Fernando Trueba’s latest film, Memories of My Father (El olvido que seremos), has traveled a long, winding road to movie theaters in the United States.
Based on Colombian author Héctor Abad Faciolince’s autobiographical novel, the film was introduced by Caracol Televisión during its post-production to potential sales agents at Ventana Sur 2019, one of the most important markets for audiovisual content in Latin America. The film was jointly acquired by Cohen Media Group and Artificial Eye for distribution in the United States and the United Kingdom in 2020, with plans for a summer 2021 release.
But after this little bug called COVID-19 postponed those plans, the film finally is seeing the light of day. It premiered commercially in New York on November 16 and began its slow, strategic nationwide rollout the following week.
Memories of My Father opens in Chicago and other markets on Friday, December 2, and will be available for rent or purchase on digital platforms on December 16. Cohen Media Group provides a full list of theaters screening the film, which was selected by Colombia to represent it at the 93rd Academy Awards in the Best International Feature category and the Premios Goya in the same year—the second time the same film has represented Colombia at both awards.
Trueba kept busy. He just finished post-production on the animated documentary They Shot the Piano Player, co-directed with Javier Mariscal. The story revolves around the disappearance of a young Brazilian virtuoso during the ’70s and features such musicians as Caetano Veloso and Gilberto Gil, with Jeff Goldblum voicing the journalist investigating the musician’s disappearance. The title is an obvious tribute to François Truffaut’s second feature, Shoot the Piano Player (1960), starring Charles Aznavour.
Trueba also just finished shooting Haunted Heart, a film noir starring Matt Dillon, on a remote Greek island.
Memories of My Father opens, in black and white, in Turin, Italy in 1983 as Héctor Abad Faciolince (Juan Pablo Orrego) leaves a movie theater showing Scarface with his girlfriend. He will travel to Colombia the next day where his father, Héctor Abad Gómez (Almodóvar veteran Javier Cámara), is being honored by his fellow teachers and students after being ousted from the university with the excuse of “compulsory retirement.”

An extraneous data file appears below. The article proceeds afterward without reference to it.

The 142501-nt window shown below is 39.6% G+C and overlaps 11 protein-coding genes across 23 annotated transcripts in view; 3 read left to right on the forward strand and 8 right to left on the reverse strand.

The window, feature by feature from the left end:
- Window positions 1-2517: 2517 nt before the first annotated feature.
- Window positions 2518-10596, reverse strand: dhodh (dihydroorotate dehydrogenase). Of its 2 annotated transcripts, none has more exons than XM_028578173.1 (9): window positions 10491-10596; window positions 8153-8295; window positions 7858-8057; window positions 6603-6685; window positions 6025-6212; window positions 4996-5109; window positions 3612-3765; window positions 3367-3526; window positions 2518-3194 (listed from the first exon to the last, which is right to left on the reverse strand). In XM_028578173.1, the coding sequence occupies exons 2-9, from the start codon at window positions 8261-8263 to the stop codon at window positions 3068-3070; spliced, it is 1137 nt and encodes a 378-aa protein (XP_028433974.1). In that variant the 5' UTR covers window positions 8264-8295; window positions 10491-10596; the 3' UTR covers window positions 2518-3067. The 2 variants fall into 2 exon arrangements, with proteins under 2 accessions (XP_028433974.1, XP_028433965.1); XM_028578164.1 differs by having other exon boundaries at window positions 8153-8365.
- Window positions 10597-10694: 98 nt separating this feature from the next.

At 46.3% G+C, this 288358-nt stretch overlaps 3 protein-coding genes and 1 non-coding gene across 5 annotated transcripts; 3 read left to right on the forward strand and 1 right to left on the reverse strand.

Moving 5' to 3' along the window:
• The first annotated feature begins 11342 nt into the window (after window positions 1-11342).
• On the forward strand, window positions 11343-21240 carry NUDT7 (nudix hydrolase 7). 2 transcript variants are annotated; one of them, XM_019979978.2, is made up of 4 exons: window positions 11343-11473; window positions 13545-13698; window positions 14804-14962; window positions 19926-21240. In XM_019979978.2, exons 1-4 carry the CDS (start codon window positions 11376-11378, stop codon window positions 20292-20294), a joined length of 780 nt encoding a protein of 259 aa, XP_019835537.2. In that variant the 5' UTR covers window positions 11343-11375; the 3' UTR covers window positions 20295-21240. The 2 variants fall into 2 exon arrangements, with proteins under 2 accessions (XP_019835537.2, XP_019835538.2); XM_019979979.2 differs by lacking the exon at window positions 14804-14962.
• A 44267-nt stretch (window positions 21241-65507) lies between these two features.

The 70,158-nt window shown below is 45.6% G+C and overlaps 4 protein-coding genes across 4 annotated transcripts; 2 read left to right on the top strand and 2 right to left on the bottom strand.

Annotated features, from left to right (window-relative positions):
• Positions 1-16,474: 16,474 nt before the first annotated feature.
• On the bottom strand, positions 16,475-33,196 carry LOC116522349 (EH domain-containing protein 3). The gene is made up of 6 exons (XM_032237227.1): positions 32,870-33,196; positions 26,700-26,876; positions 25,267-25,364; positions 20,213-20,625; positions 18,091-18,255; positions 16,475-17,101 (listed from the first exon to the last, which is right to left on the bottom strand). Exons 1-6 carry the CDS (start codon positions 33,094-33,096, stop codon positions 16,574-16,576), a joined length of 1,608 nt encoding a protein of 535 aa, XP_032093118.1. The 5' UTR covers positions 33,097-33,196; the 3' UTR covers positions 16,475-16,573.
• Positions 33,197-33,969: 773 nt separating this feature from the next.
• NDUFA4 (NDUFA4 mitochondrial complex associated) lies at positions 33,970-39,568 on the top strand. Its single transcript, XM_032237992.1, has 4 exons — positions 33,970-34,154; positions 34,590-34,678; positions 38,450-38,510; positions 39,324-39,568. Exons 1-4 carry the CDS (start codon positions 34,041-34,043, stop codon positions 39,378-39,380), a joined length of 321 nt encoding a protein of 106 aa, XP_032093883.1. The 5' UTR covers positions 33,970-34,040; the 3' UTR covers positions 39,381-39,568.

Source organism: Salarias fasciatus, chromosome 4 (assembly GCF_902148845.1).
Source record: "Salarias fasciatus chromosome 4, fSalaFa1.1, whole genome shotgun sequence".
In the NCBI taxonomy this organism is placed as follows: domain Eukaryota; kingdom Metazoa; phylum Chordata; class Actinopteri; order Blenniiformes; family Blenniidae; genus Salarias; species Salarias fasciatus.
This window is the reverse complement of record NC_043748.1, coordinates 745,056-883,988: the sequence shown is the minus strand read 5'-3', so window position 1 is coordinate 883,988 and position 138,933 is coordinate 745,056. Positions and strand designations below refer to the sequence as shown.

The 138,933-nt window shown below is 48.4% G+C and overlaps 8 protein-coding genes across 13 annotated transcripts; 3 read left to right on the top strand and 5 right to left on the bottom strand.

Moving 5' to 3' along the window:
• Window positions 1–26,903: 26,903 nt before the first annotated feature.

The screen bursts into color as it flashes back to Medellín circa 1971. Héctor Jr., also known as Quiquín (now played by Nicolás Reyes Cano), may be spoiled by his mom but, as the only son in this family, he is far more attached to his father, a focus reciprocated by Héctor Sr. as he takes his son along on visits to underserved communities and wrestles with the radical student fervor of the era. His anti-poverty stance earns him the government’s derision.
But this first half is far more concerned with family life and Héctor Jr.’s coming of age than with the politics taking place at the margins, although they begin to slowly encroach on the tight family circle. As the patriarch shares with his children the news that a sister is gravely ill inside a car, you can see police officers, people, and even victims run from and towards the scene of a car bomb detonated by the cartels.
The movie then transitions back to the black-and-white ’80s and the retirement ceremony. Héctor Sr. is now far more active politically and far more outspoken. He continually receives death threats but ignores them. Héctor Jr. begins to resent his father’s activism at the expense of their family. This push-pull between the personal and the political is the motor of this gentle drama, one that in tone and narrative drive reminded me of Trueba’s Oscar-winning La Belle Epoque.